WASHINGTON  -    Mars looks like a dusty, dead, dry, boring planet. But science says otherwise. Science says that Mars used to be wet and warm, with an atmosphere. And science says that it was wet and warm for billions of years, easily long enough for life to appear and develop.

The scientific effort to understand Mars and its ancient habitability has really ramped up in recent years. Now that Spirit and Opportunity are gone, MSL Curiosity is carrying the workload. (NASA’s InSight lander is on Mars too, but it’s not looking for evidence of life or habitability.)

MSL Curiosity is driving around Gale Crater, looking for evidence that life lived there billions of years ago. Gale Crater is a dried up lake bed, and according to scientists, that’s the prime location to look for evidence.

Christopher House is a Professor of Geosciences at Penn State University. He’s also a participating scientist with NASA’s Mars Science Laboratory mission. In a press release from Penn State University, House talked about the MSL mission and what it’s like to be involved on a daily basis with the ground-breaking mission. “Gale Crater appears to have been a lake environment,” House said, adding that the mission has found a lot of finely layered mudstone in the crater.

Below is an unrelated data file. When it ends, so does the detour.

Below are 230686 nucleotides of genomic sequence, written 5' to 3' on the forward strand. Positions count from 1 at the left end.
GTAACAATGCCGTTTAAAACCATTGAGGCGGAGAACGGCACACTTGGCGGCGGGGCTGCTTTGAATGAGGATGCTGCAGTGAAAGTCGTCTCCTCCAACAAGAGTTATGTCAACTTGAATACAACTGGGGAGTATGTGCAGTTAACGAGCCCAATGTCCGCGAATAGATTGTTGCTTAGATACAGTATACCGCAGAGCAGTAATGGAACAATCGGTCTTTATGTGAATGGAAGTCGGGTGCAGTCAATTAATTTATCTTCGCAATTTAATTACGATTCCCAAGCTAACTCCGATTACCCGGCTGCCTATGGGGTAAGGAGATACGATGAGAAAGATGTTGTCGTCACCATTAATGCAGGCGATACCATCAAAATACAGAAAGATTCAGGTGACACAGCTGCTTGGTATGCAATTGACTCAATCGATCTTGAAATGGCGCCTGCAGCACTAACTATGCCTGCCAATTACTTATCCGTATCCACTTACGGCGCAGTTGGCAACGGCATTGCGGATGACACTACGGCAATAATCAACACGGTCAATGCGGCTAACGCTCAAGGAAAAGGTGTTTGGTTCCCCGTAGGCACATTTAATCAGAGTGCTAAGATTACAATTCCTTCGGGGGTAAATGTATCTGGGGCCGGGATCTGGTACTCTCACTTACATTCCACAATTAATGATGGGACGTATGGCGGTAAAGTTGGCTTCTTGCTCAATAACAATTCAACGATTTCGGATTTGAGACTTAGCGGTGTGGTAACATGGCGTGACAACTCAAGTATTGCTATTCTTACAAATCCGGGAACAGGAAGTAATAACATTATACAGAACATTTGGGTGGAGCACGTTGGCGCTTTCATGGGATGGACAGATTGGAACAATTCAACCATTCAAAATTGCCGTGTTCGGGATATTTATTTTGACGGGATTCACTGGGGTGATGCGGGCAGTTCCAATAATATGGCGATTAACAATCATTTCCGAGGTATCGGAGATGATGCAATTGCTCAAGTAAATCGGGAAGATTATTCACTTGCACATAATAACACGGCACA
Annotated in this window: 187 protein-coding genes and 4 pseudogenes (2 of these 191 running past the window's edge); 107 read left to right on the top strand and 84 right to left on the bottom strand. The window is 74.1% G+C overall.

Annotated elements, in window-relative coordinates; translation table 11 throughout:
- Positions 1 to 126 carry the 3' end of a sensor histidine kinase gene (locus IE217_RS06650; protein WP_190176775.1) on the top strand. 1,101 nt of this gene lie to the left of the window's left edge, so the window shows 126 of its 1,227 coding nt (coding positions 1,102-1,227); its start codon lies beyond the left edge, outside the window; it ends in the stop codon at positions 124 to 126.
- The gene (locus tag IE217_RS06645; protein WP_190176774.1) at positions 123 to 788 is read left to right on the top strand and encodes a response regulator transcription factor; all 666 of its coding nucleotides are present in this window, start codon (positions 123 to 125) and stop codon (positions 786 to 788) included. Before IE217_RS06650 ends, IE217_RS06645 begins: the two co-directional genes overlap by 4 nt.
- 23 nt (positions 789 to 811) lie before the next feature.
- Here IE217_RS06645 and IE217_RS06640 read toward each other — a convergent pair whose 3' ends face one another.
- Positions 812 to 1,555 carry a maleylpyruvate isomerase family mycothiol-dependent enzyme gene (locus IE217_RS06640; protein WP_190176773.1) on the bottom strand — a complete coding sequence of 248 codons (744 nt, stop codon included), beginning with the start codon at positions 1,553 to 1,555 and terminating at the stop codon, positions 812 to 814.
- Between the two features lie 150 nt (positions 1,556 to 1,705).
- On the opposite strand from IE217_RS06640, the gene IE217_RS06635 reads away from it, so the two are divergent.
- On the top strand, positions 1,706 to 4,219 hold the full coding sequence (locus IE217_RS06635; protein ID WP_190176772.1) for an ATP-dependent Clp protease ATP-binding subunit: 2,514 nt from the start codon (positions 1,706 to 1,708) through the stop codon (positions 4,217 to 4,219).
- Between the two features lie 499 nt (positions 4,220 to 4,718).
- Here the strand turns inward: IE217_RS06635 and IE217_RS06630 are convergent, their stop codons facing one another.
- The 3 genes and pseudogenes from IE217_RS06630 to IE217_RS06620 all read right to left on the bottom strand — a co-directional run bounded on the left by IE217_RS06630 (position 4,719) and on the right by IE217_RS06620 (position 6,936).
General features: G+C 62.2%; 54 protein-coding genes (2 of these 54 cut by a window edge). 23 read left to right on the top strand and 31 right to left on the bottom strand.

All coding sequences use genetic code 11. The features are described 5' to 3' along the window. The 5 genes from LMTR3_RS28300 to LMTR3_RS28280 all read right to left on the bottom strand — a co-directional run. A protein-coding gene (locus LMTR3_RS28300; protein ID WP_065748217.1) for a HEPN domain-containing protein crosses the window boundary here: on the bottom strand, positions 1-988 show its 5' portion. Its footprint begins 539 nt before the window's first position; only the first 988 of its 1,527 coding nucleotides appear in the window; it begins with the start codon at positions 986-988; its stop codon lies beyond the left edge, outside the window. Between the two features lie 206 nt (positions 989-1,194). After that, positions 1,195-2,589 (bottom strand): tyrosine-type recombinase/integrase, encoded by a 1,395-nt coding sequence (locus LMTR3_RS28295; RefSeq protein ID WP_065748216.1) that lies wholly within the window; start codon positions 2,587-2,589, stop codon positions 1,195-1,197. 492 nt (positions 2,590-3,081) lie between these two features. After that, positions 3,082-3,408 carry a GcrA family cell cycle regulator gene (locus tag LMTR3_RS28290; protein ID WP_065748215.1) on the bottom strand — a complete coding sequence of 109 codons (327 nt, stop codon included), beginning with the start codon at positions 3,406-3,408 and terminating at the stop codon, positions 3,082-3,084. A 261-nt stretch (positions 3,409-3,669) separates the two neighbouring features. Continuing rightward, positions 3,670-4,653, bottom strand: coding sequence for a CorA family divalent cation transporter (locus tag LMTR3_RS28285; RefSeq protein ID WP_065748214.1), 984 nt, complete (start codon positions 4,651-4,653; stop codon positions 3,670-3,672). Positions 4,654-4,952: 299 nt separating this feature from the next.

“The water would have persisted for a million years or more.”

Gale Crater was chosen as the target for Curiosity because it’s a complex place. Not only was it a lake bed, meaning there are minerals there that can yield clues to Martian habitability, but that lake was eventually filled with sediment.

That sediment turned to stone, which then eroded. That same process is what created Mt. Sharp, the mountain in the middle of Gale Crater, and another of Curiosity’s objects of fascination.

“But the whole system, including the groundwater that ran through it, lasted much longer, perhaps even a billion or more years,” he said.